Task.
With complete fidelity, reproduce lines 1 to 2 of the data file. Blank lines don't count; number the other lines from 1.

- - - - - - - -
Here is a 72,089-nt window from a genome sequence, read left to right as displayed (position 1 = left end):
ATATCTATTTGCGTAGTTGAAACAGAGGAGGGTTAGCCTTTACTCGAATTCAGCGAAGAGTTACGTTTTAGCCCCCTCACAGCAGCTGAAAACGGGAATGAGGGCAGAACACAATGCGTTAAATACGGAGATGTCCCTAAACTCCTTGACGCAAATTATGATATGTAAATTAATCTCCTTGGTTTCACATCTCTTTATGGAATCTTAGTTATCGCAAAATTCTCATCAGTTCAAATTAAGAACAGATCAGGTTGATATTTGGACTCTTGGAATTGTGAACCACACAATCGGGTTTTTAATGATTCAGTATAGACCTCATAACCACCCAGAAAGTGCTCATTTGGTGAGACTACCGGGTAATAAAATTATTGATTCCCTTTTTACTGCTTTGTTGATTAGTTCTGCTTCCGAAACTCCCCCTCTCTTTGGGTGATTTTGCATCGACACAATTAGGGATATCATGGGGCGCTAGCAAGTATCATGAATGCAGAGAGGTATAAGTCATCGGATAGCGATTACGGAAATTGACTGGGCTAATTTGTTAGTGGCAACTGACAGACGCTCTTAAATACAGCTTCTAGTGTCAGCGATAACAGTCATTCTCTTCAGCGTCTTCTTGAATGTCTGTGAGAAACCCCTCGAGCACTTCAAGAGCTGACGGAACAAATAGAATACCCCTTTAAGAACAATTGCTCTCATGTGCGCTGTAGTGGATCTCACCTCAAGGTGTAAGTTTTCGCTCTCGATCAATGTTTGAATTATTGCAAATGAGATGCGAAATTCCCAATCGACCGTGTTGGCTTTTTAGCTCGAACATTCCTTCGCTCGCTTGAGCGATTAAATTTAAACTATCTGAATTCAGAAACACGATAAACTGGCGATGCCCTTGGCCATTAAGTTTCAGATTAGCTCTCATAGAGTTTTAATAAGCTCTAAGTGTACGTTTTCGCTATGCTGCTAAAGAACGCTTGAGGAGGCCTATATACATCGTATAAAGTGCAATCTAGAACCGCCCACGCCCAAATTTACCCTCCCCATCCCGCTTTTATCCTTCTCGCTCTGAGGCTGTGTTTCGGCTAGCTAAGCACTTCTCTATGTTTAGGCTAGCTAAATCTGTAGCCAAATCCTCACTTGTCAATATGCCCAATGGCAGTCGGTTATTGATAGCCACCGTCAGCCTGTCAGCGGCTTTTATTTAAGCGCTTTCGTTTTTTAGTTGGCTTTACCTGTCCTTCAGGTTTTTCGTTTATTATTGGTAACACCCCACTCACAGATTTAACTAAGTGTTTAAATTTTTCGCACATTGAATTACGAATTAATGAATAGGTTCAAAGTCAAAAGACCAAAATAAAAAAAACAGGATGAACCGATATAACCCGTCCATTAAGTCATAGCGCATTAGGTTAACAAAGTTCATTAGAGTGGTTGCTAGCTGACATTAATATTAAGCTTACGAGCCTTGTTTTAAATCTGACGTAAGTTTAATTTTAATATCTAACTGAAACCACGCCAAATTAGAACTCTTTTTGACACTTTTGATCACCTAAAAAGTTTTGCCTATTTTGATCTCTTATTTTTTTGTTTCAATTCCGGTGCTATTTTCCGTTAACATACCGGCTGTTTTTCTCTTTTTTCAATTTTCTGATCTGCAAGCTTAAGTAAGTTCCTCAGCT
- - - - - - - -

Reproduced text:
Here is a 72,089-nt window from a genome sequence, read left to right as displayed (position 1 = left end):
ATATCTATTTGCGTAGTTGAAACAGAGGAGGGTTAGCCTTTACTCGAATTCAGCGAAGAGTTACGTTTTAGCCCCCTCACAGCAGCTGAAAACGGGAATGAGGGCAGAACACAATGCGTTAAATACGGAGATGTCCCTAAACTCCTTGACGCAAATTATGATATGTAAATTAATCTCCTTGGTTTCACATCTCTTTATGGAATCTTAGTTATCGCAAAATTCTCATCAGTTCAAATTAAGAACAGATCAGGTTGATATTTGGACTCTTGGAATTGTGAACCACACAATCGGGTTTTTAATGATTCAGTATAGACCTCATAACCACCCAGAAAGTGCTCATTTGGTGAGACTACCGGGTAATAAAATTATTGATTCCCTTTTTACTGCTTTGTTGATTAGTTCTGCTTCCGAAACTCCCCCTCTCTTTGGGTGATTTTGCATCGACACAATTAGGGATATCATGGGGCGCTAGCAAGTATCATGAATGCAGAGAGGTATAAGTCATCGGATAGCGATTACGGAAATTGACTGGGCTAATTTGTTAGTGGCAACTGACAGACGCTCTTAAATACAGCTTCTAGTGTCAGCGATAACAGTCATTCTCTTCAGCGTCTTCTTGAATGTCTGTGAGAAACCCCTCGAGCACTTCAAGAGCTGACGGAACAAATAGAATACCCCTTTAAGAACAATTGCTCTCATGTGCGCTGTAGTGGATCTCACCTCAAGGTGTAAGTTTTCGCTCTCGATCAATGTTTGAATTATTGCAAATGAGATGCGAAATTCCCAATCGACCGTGTTGGCTTTTTAGCTCGAACATTCCTTCGCTCGCTTGAGCGATTAAATTTAAACTATCTGAATTCAGAAACACGATAAACTGGCGATGCCCTTGGCCATTAAGTTTCAGATTAGCTCTCATAGAGTTTTAATAAGCTCTAAGTGTACGTTTTCGCTATGCTGCTAAAGAACGCTTGAGGAGGCCTATATACATCGTATAAAGTGCAATCTAGAACCGCCCACGCCCAAATTTACCCTCCCCATCCCGCTTTTATCCTTCTCGCTCTGAGGCTGTGTTTCGGCTAGCTAAGCACTTCTCTATGTTTAGGCTAGCTAAATCTGTAGCCAAATCCTCACTTGTCAATATGCCCAATGGCAGTCGGTTATTGATAGCCACCGTCAGCCTGTCAGCGGCTTTTATTTAAGCGCTTTCGTTTTTTAGTTGGCTTTACCTGTCCTTCAGGTTTTTCGTTTATTATTGGTAACACCCCACTCACAGATTTAACTAAGTGTTTAAATTTTTCGCACATTGAATTACGAATTAATGAATAGGTTCAAAGTCAAAAGACCAAAATAAAAAAAACAGGATGAACCGATATAACCCGTCCATTAAGTCATAGCGCATTAGGTTAACAAAGTTCATTAGAGTGGTTGCTAGCTGACATTAATATTAAGCTTACGAGCCTTGTTTTAAATCTGACGTAAGTTTAATTTTAATATCTAACTGAAACCACGCCAAATTAGAACTCTTTTTGACACTTTTGATCACCTAAAAAGTTTTGCCTATTTTGATCTCTTATTTTTTTGTTTCAATTCCGGTGCTATTTTCCGTTAACATACCGGCTGTTTTTCTCTTTTTTCAATTTTCTGATCTGCAAGCTTAAGTAAGTTCCTCAGCT